But it is around the greens where his genius really takes hold. He is an adept scrambler and putter and with the tough surfaces, he will be able to find birdies at the right time, whilst hold onto those valuable pars – 9th scrambling, 5th scrambling from the rough, 39th 3-putt avoidance, 29th strokes-gained putting.

Spieth is not a young pretender at all, this guy is the real deal.

Luke Donald (40/1 Coral)

Time for some success from the Englishman

Time for some success from the Englishman

Here we go again. Luke Donald is one of those players on that ever-shortening list of world-class, non-major winners.

He is now 36 and arguably into his prime years and with 15 professional wins across the globe, this could finally be the Englishmans’ time.

Unsurprisingly he showed he class at Merion last year, a course that screamed Luuuuuuuuuke. We know that Pinehurst is considerably longer and he doesn’t have the greatest length off the tee, but as we have said already, distance is useful, however it is more crucial to have an all-round game that can combat anything and everything the tournament throws at you.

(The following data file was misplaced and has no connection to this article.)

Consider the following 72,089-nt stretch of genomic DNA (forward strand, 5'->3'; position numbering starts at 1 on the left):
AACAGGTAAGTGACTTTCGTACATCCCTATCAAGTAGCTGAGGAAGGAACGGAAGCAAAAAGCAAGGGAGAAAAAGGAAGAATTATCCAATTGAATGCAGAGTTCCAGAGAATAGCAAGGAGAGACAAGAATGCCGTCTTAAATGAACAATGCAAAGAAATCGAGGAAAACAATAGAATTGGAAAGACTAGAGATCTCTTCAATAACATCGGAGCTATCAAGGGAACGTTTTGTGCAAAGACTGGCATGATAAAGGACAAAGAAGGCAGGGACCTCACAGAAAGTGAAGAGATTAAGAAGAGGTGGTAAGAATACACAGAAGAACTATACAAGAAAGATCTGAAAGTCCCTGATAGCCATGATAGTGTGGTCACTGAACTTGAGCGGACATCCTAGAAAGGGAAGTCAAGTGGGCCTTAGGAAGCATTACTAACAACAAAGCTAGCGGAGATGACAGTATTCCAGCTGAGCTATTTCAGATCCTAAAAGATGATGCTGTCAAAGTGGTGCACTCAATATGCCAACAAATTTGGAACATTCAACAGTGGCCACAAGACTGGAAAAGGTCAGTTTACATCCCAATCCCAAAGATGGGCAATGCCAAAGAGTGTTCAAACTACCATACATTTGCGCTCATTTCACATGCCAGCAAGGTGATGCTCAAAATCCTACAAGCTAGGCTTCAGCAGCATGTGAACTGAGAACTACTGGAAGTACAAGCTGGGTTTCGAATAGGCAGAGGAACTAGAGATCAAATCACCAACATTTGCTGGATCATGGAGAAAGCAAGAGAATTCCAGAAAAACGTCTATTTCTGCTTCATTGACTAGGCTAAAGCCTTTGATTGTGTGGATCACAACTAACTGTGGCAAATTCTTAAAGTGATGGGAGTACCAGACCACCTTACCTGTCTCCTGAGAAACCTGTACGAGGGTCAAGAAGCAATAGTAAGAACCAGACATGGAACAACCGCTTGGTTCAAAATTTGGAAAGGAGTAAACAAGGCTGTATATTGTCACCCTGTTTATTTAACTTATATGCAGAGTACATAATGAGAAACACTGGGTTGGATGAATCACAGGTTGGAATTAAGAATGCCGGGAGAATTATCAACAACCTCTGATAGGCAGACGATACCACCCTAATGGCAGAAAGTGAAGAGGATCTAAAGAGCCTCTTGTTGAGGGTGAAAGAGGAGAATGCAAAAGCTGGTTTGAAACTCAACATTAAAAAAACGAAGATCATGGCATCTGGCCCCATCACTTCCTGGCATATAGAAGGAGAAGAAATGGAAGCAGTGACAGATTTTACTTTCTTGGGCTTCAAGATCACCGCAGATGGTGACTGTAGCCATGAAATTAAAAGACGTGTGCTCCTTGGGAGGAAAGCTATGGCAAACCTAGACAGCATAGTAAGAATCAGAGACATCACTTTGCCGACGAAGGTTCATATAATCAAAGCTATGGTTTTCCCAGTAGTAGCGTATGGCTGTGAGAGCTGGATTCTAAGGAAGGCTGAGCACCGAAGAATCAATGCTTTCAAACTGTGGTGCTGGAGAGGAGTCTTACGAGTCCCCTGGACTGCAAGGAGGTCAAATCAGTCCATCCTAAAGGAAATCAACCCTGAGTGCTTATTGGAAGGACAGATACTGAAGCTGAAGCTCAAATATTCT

Of his 11 wins on the PGA/European Tours, 6 of them have come on courses over 7,350 yards, let alone the WGC matchplay win at Doral – a monstrous 7,700 yard track.

He is accustomed to finding other ways to combat long courses and his course management is up there with the best in the game. Therefore his long irons are simply outrageous – 21st GIR 200 + yards, 21st approaches from 200-225 yards, 16th approaches from 250-275 yards.

Whilst around the greens, we all know his capabilities – 18th scrambling, 22nd scrambling from the rough, 10th 3-putt avoidance, 6th strokes-gained putting.

You can have every faith in Donald when standing over those clutch-putts and we do feel the recent experiences of near misses will actually help him in a weird way.

The RBC Heritage is a tournament he has come so close to winning many times (5 top 5s in 6 attempts) and he was in pole position to win on the final day. Matt Kuchar ended up holing out from the bunker on the 18th to snatch victory away and whilst there have been a few bad rounds since, the T3 at the BMW PGA Championship shows he hasn’t lost his form.